About 1700 flags had been set up in a grassy median, each one tied with a yellow ribbon. It was an amazing sight. Let me see if I can get a link. www.healingfield.org/
As always when the Army is involved, it's a case of "hurry up and wait". Colonel McLean kept us entertained with amusing antedotes while we waited for things to start. Guests of honor included the Lieutenant Governor, Miss Utah, and parents and families of Utah soldiers who had died in action. One family had lost their son 6 days ago. They were obviously still struggling to deal with their loss. It was poignant to see them. I had to pointedly not look at them. It's very hard to pipe when you are crying. Major-General Peter Cook also showed up at the last minute, and wanted to address the (small) crowd, and because he was a Major-General, they had to let him. Other people talked, but mostly the speakers were pointed away from us and we couldn't hear them so we just let them talk and we discussed other things.
Finally, after 30 minutes of standing in the wind waiting, it was our turn. The vocal soloist, Kelly (Something) sang some (I think) new words to Green Hills of Tyrol, then we played through it twice at about half speed, then she sang the rest of the verses.
They had the little memorial of boots and an upturned rifle stuck into the ground with a helmet on top. This was set up at one side of . . . well, there wasn't a stage, just a designated center of attention . . . The mothers came up and put their fallen childrens' dogtags on the rifle. They did a roll call, calling off the names of some of the soldiers present, and the last name called was the soldier who had died 6 days ago, Jordan Thiebault. His name was called several times. There was no answering "present!" I was trying hard not to cry. The Thiebault family had been the last to add dogtags. They stayed up there, close together, while a soldier came forward in front of the boots-and-rifle memorial, knelt and bowed his head. That was our cue to start Amazing Grace. I did good. I was successfully able to do the slow roll strike in several times, in unison with Ian and Aaron. I didn't mess up the tunes. We had expected to be out of tune after standing in the wind for so long, but the tuning was pretty good, except for the D. My blowing was good. And I made both cut-offs.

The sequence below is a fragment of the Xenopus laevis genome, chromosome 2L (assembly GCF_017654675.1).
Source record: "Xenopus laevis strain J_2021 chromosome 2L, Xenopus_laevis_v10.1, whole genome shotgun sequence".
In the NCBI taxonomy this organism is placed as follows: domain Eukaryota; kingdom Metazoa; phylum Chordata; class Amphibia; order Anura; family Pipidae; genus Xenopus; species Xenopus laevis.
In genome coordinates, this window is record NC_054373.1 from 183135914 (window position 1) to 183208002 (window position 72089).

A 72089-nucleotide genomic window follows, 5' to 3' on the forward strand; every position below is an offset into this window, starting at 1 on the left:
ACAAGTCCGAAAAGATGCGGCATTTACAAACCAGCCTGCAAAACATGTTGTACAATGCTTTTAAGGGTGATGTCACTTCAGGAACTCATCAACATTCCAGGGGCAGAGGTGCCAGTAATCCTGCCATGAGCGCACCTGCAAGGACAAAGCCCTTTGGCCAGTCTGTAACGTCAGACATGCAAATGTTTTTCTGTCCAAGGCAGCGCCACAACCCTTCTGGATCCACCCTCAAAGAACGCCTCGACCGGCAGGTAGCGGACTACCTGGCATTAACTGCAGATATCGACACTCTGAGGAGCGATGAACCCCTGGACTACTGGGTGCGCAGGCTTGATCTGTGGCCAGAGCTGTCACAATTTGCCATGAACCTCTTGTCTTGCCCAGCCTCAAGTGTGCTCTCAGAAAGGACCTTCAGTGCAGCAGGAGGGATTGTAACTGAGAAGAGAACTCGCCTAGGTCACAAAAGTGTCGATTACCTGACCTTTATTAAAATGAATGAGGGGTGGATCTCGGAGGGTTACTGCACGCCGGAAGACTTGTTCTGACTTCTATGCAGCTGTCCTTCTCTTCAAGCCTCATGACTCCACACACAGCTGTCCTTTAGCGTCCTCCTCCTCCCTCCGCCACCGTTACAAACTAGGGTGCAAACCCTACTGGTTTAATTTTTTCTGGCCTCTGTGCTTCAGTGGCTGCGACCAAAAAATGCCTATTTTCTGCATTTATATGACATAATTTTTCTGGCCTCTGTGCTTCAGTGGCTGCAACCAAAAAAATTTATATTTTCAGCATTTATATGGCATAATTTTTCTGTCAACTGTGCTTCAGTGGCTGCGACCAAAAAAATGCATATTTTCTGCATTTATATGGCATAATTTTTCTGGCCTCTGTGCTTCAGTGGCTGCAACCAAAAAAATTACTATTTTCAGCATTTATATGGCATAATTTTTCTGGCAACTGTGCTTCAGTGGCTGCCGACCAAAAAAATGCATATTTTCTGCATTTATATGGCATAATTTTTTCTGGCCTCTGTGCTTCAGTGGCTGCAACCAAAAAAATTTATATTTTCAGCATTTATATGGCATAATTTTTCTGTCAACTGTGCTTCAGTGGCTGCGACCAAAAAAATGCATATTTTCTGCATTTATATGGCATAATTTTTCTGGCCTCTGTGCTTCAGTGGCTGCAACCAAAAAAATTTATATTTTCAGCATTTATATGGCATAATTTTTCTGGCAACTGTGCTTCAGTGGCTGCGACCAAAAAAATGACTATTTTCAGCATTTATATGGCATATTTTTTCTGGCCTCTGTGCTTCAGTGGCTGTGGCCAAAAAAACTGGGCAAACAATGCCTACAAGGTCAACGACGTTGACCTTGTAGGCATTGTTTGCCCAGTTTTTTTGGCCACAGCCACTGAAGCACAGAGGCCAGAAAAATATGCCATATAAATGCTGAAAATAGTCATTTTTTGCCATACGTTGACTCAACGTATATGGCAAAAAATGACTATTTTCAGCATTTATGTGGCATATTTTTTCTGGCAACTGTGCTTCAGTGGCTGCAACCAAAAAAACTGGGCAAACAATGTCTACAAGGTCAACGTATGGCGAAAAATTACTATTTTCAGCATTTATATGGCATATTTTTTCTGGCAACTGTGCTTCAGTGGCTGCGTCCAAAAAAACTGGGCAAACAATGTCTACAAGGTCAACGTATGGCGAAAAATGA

Then I had to rush to the Celtic Center for the last half of my lesson and to pick up Small Son who was patiently waiting after his own lesson and reading his book, Sea of Monsters, by Rick Riordan.
Jason had a headache and was tied with a short string. Pete teased him that his forehead was bulging. It made him laugh, but I don't think it made his headache feel any better.